We have a habit of using credit card while shopping here for convenience and cash rebate incentives. However, this shopping habit does not provide good influence on the second generation since they do not see the actual exchange of money and it is very hard for them to get the sense of what the real money is or where all Mommy’s money come from. Once we were shopping in China, My son, DiDi, saw me giving one piece of money to the cashier and got several pieces of money back, he exclaimed in wonder “Wow, Mommy, you made a lot of money buying this!” He was about 6 years old at that time.
Throughout the years, he observed his dad train his older brother about the art of bargain while shopping in China and he thought he could give it a try as well. During our trip to China last August, we were trying to bargain a toy for him without his dad, he put his bargaining skill to the test. However, what he uttered out made us run out of the store in a hurry. Later on he told me that he meant to ask the saleslady to lower the price, but with his limited Chinese, he said “太便宜了“instead.
DiDi’s real brush of money came when he went to the middle school. I bought him a 100 meal plan when the school just started, thinking this would last him almost the whole semester. However, we were taken by surprise about a month later that he ran out of his lunch money and could not explain how he spent it within such a short period of time. The next day, the school cafeteria printed out about 13 pages transaction report for us to review. Apparently he has been enjoying the freedom of spending. He would buy cookies, chips, & drinks in the morning and afternoon, a lunch, sometimes a second lunch and spend as much as $15/day some times. No wonder he is getting chubby every day.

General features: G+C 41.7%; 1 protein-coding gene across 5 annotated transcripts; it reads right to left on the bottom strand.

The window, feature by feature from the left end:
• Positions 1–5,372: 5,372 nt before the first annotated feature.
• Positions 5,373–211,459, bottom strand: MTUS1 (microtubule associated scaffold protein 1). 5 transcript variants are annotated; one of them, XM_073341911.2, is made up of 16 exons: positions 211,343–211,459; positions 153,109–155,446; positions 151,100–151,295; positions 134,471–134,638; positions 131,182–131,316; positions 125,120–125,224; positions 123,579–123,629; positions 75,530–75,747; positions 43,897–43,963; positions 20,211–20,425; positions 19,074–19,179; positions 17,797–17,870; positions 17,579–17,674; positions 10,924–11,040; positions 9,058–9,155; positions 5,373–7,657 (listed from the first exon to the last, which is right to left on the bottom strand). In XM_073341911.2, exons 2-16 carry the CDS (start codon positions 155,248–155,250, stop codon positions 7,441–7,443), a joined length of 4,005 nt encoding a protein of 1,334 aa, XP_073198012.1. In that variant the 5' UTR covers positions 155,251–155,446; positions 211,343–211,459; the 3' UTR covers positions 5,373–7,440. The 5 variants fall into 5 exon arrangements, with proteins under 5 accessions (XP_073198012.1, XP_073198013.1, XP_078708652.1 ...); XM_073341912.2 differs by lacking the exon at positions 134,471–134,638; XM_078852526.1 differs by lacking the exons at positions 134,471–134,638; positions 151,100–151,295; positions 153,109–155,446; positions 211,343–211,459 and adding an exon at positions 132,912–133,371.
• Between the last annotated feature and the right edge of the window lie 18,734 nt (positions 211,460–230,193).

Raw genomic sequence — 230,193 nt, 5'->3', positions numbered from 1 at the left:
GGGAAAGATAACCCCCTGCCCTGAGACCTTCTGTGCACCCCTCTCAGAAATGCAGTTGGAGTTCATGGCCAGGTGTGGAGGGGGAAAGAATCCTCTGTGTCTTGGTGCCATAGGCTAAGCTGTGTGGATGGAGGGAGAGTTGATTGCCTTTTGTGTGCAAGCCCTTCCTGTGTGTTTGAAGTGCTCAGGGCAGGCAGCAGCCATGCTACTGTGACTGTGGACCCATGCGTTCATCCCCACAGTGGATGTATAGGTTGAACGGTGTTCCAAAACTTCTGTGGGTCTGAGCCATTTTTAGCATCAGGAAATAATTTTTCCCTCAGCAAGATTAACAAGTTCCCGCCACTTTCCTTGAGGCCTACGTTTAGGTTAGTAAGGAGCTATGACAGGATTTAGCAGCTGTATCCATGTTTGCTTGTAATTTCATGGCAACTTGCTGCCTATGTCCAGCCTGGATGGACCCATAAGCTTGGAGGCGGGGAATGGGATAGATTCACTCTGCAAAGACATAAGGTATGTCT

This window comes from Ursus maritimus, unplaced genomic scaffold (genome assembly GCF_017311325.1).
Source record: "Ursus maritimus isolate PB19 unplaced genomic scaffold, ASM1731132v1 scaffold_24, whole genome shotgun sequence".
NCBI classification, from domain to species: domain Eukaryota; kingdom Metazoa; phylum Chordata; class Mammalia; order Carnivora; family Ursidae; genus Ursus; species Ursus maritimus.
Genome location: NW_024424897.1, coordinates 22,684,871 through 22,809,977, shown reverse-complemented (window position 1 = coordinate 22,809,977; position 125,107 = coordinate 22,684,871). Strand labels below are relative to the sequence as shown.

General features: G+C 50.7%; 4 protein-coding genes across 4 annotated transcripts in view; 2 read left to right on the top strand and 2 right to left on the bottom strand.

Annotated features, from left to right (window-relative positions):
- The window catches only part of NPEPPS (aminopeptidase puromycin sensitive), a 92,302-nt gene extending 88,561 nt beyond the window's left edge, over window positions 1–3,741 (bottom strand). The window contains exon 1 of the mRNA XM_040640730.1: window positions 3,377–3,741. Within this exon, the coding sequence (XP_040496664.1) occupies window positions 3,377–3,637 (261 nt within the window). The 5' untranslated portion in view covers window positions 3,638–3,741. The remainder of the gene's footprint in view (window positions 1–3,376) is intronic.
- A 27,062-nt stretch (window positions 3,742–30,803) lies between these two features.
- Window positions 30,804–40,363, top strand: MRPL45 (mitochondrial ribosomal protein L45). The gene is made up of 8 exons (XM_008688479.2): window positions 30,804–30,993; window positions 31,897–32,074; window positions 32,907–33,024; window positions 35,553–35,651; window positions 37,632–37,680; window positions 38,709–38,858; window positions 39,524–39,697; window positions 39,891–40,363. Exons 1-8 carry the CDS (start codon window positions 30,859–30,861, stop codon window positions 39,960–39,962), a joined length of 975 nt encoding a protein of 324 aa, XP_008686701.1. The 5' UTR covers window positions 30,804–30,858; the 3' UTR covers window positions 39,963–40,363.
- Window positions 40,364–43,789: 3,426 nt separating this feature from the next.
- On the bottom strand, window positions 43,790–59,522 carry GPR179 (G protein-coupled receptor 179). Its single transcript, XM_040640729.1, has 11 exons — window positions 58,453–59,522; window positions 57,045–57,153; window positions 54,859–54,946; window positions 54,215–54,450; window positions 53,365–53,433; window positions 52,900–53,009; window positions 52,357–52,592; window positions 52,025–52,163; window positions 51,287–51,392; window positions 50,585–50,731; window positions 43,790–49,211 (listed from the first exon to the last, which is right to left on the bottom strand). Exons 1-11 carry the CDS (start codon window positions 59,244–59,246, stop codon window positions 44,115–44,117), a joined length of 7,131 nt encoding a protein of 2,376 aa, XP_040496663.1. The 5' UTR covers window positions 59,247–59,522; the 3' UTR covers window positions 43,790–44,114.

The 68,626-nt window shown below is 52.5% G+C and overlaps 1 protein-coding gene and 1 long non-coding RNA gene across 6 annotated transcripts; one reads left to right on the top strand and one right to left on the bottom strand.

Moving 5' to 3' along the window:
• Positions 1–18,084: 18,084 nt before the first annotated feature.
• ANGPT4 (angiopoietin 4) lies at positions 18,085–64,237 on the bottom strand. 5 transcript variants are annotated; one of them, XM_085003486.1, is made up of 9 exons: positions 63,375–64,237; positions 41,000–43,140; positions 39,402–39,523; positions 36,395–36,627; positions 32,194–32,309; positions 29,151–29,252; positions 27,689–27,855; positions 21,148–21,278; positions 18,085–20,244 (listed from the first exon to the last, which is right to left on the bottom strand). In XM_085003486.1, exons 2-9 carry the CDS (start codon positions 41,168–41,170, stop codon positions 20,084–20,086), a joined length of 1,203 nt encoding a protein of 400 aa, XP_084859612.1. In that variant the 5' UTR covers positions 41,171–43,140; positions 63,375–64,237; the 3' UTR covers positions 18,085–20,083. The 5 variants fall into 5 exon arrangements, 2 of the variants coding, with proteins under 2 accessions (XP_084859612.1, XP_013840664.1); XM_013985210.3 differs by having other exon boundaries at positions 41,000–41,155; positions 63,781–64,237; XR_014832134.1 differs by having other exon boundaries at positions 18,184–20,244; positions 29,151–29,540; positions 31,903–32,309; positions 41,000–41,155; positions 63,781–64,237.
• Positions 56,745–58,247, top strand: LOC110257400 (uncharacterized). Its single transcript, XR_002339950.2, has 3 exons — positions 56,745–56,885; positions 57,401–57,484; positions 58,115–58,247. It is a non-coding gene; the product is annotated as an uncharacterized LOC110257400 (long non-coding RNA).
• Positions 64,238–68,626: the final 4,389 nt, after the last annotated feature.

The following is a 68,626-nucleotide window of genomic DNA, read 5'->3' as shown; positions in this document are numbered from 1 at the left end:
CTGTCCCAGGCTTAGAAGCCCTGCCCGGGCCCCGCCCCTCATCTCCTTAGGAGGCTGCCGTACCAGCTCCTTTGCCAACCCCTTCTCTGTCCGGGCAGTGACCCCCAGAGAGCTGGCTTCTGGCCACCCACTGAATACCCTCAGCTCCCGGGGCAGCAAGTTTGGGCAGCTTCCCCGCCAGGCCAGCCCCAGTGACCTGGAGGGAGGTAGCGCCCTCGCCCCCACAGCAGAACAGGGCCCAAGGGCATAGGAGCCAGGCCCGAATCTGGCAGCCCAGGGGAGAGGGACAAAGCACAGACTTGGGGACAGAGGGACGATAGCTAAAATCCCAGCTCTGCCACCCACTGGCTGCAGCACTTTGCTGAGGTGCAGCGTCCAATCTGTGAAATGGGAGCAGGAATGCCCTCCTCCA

Apparently he is not the only one that has issues with spending money. The school cafeteria suggested that we put a restriction on the amount the kid can spend daily. However, I hesitated to do so. Therefore, my husband and I started money 101 with DiDi. I told him about what the school suggested but I decided not to do so. I want to give him a chance to demonstrate to me that he can be trusted. I believe that Didi was relieved to hear what I said. Daddy bought another 100 meals plan for him and told him that the money was intended for lunch only, no cookies, chips or drinks. Second, Daddy gave him a $20 bill and told him to hold on to the money as long as he can manage and should use the money for emergency only. Third, we took him to Costco and bought the bottled water for him and showed him the receipt. We explained to him it cost him a dollar to buy a bottle of water in school, yet it costs only about 75 Cents a bottle if we buy a bulk bottle of water form Costco. By buying water from the Costco, we could save about 25 cents a bottle. We could save a lot if we buy water from Costco instead, all it takes for him is to remember to pack the water every morning.
Didi took in all the information and reported for the next few days that he was doing as what we asked. He even said that he was able to control the urge of spending the $20 in his pocket, and I made sure that he felt really proud of himself for what he accomplished. And I was really proud of myself as well and congratulated myself for lesson well done till about two months later.